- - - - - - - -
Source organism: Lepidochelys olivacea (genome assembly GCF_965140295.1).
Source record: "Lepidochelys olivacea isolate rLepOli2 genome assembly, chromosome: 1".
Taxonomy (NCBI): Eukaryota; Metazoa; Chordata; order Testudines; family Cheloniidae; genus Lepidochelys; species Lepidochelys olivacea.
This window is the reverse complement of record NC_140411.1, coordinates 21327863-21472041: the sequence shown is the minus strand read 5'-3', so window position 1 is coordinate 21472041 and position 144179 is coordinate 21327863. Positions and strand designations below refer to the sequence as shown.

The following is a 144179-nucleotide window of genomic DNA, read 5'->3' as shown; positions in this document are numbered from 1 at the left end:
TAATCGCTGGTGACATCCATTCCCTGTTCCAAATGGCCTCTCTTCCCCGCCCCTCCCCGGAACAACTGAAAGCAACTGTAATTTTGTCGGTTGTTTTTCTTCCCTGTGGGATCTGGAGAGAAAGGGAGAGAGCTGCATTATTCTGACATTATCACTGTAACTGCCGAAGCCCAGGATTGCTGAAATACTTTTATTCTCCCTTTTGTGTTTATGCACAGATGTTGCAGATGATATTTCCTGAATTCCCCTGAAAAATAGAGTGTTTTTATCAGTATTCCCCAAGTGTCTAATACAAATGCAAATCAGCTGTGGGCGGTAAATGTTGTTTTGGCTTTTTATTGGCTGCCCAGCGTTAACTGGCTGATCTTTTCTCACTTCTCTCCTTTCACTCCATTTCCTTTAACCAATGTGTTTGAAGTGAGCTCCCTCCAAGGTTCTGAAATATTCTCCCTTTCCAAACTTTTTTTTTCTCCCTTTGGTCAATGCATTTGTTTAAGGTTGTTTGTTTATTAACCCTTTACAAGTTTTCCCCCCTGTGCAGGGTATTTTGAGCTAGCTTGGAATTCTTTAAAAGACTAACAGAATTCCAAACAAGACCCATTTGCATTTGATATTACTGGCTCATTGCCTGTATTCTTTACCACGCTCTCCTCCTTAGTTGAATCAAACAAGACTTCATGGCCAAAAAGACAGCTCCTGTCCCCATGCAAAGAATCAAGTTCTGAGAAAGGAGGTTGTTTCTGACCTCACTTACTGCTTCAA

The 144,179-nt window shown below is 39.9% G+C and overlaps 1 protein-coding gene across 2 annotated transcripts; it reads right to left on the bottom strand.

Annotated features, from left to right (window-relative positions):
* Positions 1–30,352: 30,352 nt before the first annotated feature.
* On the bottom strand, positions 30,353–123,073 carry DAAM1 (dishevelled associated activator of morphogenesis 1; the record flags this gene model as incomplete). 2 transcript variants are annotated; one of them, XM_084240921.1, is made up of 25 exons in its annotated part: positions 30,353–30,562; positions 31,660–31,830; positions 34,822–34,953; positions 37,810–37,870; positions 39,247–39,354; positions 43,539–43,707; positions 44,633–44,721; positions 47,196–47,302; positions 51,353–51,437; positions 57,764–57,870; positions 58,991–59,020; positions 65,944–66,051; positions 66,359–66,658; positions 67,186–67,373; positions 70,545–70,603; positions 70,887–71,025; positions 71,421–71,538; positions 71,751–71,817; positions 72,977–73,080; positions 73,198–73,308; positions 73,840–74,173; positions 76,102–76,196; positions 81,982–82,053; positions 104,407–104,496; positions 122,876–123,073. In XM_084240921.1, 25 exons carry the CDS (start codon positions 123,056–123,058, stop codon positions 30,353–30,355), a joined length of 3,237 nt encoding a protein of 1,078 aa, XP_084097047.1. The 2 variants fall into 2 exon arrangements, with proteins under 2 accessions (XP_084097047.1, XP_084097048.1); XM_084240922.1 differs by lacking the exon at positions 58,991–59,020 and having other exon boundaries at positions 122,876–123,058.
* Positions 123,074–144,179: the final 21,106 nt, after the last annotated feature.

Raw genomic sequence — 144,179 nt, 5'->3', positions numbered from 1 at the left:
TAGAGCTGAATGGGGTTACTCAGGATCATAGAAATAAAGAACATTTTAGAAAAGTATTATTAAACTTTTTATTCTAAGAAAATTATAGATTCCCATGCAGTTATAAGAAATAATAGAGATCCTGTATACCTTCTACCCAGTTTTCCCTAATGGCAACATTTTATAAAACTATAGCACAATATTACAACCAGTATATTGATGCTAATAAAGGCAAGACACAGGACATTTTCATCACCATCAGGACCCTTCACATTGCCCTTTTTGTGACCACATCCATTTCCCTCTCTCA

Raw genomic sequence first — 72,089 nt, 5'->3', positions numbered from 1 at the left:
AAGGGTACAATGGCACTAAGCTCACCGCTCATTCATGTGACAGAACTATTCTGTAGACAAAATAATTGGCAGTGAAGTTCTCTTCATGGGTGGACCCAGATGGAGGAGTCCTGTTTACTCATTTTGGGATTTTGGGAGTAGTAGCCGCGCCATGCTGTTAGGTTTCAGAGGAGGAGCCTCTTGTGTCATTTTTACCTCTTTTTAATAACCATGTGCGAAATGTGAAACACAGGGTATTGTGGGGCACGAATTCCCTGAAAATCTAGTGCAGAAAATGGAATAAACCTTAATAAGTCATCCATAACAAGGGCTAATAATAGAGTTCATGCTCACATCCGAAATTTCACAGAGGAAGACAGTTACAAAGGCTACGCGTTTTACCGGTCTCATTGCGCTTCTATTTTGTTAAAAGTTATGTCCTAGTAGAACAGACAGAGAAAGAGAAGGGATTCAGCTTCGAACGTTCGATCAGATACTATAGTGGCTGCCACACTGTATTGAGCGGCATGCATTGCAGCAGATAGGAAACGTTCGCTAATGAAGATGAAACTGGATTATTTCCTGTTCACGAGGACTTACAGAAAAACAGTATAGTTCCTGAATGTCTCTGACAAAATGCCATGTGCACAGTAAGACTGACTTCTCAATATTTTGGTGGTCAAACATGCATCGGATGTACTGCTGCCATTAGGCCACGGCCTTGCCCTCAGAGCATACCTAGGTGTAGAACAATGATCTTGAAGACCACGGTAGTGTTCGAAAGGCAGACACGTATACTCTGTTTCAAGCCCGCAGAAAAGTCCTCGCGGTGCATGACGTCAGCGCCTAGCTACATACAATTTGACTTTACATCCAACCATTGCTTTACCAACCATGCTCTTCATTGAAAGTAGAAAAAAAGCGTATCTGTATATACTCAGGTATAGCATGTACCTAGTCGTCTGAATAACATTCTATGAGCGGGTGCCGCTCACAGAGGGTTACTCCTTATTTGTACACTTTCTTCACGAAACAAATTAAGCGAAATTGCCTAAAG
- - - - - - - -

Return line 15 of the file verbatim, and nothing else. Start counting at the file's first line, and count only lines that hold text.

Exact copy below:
AAGGGTACAATGGCACTAAGCTCACCGCTCATTCATGTGACAGAACTATTCTGTAGACAAAATAATTGGCAGTGAAGTTCTCTTCATGGGTGGACCCAGATGGAGGAGTCCTGTTTACTCATTTTGGGATTTTGGGAGTAGTAGCCGCGCCATGCTGTTAGGTTTCAGAGGAGGAGCCTCTTGTGTCATTTTTACCTCTTTTTAATAACCATGTGCGAAATGTGAAACACAGGGTATTGTGGGGCACGAATTCCCTGAAAATCTAGTGCAGAAAATGGAATAAACCTTAATAAGTCATCCATAACAAGGGCTAATAATAGAGTTCATGCTCACATCCGAAATTTCACAGAGGAAGACAGTTACAAAGGCTACGCGTTTTACCGGTCTCATTGCGCTTCTATTTTGTTAAAAGTTATGTCCTAGTAGAACAGACAGAGAAAGAGAAGGGATTCAGCTTCGAACGTTCGATCAGATACTATAGTGGCTGCCACACTGTATTGAGCGGCATGCATTGCAGCAGATAGGAAACGTTCGCTAATGAAGATGAAACTGGATTATTTCCTGTTCACGAGGACTTACAGAAAAACAGTATAGTTCCTGAATGTCTCTGACAAAATGCCATGTGCACAGTAAGACTGACTTCTCAATATTTTGGTGGTCAAACATGCATCGGATGTACTGCTGCCATTAGGCCACGGCCTTGCCCTCAGAGCATACCTAGGTGTAGAACAATGATCTTGAAGACCACGGTAGTGTTCGAAAGGCAGACACGTATACTCTGTTTCAAGCCCGCAGAAAAGTCCTCGCGGTGCATGACGTCAGCGCCTAGCTACATACAATTTGACTTTACATCCAACCATTGCTTTACCAACCATGCTCTTCATTGAAAGTAGAAAAAAAGCGTATCTGTATATACTCAGGTATAGCATGTACCTAGTCGTCTGAATAACATTCTATGAGCGGGTGCCGCTCACAGAGGGTTACTCCTTATTTGTACACTTTCTTCACGAAACAAATTAAGCGAAATTGCCTAAAG